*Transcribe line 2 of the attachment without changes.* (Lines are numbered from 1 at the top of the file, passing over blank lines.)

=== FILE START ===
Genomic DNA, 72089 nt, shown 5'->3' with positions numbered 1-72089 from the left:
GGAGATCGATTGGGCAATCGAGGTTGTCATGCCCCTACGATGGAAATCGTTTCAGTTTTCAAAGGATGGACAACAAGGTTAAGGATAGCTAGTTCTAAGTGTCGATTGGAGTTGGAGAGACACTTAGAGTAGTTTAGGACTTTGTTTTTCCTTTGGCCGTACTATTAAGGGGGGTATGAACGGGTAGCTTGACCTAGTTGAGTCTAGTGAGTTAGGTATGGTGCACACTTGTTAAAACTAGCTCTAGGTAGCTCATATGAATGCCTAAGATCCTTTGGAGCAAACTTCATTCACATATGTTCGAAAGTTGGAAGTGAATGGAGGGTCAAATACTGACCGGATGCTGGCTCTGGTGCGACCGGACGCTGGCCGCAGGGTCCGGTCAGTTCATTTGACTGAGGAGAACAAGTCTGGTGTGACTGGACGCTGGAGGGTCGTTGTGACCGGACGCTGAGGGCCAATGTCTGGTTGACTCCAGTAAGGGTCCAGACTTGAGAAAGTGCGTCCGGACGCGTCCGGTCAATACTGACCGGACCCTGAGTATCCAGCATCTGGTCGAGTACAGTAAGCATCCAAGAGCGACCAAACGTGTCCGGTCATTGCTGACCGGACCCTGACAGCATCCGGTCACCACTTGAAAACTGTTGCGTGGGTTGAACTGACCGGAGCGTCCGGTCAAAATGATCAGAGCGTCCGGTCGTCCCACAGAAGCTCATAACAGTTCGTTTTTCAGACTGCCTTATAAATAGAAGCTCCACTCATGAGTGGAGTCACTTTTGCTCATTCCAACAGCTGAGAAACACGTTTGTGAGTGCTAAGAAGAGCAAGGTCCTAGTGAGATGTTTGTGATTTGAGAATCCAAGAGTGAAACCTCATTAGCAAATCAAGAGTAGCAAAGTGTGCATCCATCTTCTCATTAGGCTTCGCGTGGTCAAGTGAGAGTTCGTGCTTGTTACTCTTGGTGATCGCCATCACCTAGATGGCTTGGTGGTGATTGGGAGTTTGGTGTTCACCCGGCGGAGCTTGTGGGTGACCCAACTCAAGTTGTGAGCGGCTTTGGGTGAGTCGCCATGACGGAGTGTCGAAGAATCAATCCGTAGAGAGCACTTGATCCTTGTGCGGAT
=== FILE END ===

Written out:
GGAGATCGATTGGGCAATCGAGGTTGTCATGCCCCTACGATGGAAATCGTTTCAGTTTTCAAAGGATGGACAACAAGGTTAAGGATAGCTAGTTCTAAGTGTCGATTGGAGTTGGAGAGACACTTAGAGTAGTTTAGGACTTTGTTTTTCCTTTGGCCGTACTATTAAGGGGGGTATGAACGGGTAGCTTGACCTAGTTGAGTCTAGTGAGTTAGGTATGGTGCACACTTGTTAAAACTAGCTCTAGGTAGCTCATATGAATGCCTAAGATCCTTTGGAGCAAACTTCATTCACATATGTTCGAAAGTTGGAAGTGAATGGAGGGTCAAATACTGACCGGATGCTGGCTCTGGTGCGACCGGACGCTGGCCGCAGGGTCCGGTCAGTTCATTTGACTGAGGAGAACAAGTCTGGTGTGACTGGACGCTGGAGGGTCGTTGTGACCGGACGCTGAGGGCCAATGTCTGGTTGACTCCAGTAAGGGTCCAGACTTGAGAAAGTGCGTCCGGACGCGTCCGGTCAATACTGACCGGACCCTGAGTATCCAGCATCTGGTCGAGTACAGTAAGCATCCAAGAGCGACCAAACGTGTCCGGTCATTGCTGACCGGACCCTGACAGCATCCGGTCACCACTTGAAAACTGTTGCGTGGGTTGAACTGACCGGAGCGTCCGGTCAAAATGATCAGAGCGTCCGGTCGTCCCACAGAAGCTCATAACAGTTCGTTTTTCAGACTGCCTTATAAATAGAAGCTCCACTCATGAGTGGAGTCACTTTTGCTCATTCCAACAGCTGAGAAACACGTTTGTGAGTGCTAAGAAGAGCAAGGTCCTAGTGAGATGTTTGTGATTTGAGAATCCAAGAGTGAAACCTCATTAGCAAATCAAGAGTAGCAAAGTGTGCATCCATCTTCTCATTAGGCTTCGCGTGGTCAAGTGAGAGTTCGTGCTTGTTACTCTTGGTGATCGCCATCACCTAGATGGCTTGGTGGTGATTGGGAGTTTGGTGTTCACCCGGCGGAGCTTGTGGGTGACCCAACTCAAGTTGTGAGCGGCTTTGGGTGAGTCGCCATGACGGAGTGTCGAAGAATCAATCCGTAGAGAGCACTTGATCCTTGTGCGGAT